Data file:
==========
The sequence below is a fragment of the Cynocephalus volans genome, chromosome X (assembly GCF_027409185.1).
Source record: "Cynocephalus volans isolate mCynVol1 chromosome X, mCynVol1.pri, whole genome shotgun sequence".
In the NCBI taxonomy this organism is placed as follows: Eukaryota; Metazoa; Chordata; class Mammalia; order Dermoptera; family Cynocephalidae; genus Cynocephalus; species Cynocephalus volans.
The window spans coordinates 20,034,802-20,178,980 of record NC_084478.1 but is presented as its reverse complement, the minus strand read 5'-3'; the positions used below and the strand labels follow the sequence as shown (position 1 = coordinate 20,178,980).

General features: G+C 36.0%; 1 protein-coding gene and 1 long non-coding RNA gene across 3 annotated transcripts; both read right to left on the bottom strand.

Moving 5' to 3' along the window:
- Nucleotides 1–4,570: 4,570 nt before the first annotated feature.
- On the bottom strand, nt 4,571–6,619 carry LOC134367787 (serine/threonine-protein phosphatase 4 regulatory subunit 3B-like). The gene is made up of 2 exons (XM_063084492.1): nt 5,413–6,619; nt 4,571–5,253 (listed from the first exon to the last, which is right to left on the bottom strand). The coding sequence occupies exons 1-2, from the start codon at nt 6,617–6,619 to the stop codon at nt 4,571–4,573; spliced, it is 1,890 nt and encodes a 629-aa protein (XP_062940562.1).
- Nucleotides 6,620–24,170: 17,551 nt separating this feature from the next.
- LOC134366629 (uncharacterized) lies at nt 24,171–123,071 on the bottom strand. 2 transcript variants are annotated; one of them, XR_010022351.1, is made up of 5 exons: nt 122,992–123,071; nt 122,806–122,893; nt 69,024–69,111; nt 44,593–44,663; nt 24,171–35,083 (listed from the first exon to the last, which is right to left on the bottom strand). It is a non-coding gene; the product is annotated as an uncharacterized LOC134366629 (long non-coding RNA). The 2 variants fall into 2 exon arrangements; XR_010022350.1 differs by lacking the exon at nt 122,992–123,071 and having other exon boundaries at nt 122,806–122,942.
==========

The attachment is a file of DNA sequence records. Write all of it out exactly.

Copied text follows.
The sequence below is a fragment of the Cynocephalus volans genome, chromosome X (assembly GCF_027409185.1).
Source record: "Cynocephalus volans isolate mCynVol1 chromosome X, mCynVol1.pri, whole genome shotgun sequence".
In the NCBI taxonomy this organism is placed as follows: Eukaryota; Metazoa; Chordata; class Mammalia; order Dermoptera; family Cynocephalidae; genus Cynocephalus; species Cynocephalus volans.
The window spans coordinates 20,034,802-20,178,980 of record NC_084478.1 but is presented as its reverse complement, the minus strand read 5'-3'; the positions used below and the strand labels follow the sequence as shown (position 1 = coordinate 20,178,980).

General features: G+C 36.0%; 1 protein-coding gene and 1 long non-coding RNA gene across 3 annotated transcripts; both read right to left on the bottom strand.

Moving 5' to 3' along the window:
- Nucleotides 1–4,570: 4,570 nt before the first annotated feature.
- On the bottom strand, nt 4,571–6,619 carry LOC134367787 (serine/threonine-protein phosphatase 4 regulatory subunit 3B-like). The gene is made up of 2 exons (XM_063084492.1): nt 5,413–6,619; nt 4,571–5,253 (listed from the first exon to the last, which is right to left on the bottom strand). The coding sequence occupies exons 1-2, from the start codon at nt 6,617–6,619 to the stop codon at nt 4,571–4,573; spliced, it is 1,890 nt and encodes a 629-aa protein (XP_062940562.1).
- Nucleotides 6,620–24,170: 17,551 nt separating this feature from the next.
- LOC134366629 (uncharacterized) lies at nt 24,171–123,071 on the bottom strand. 2 transcript variants are annotated; one of them, XR_010022351.1, is made up of 5 exons: nt 122,992–123,071; nt 122,806–122,893; nt 69,024–69,111; nt 44,593–44,663; nt 24,171–35,083 (listed from the first exon to the last, which is right to left on the bottom strand). It is a non-coding gene; the product is annotated as an uncharacterized LOC134366629 (long non-coding RNA). The 2 variants fall into 2 exon arrangements; XR_010022350.1 differs by lacking the exon at nt 122,992–123,071 and having other exon boundaries at nt 122,806–122,942.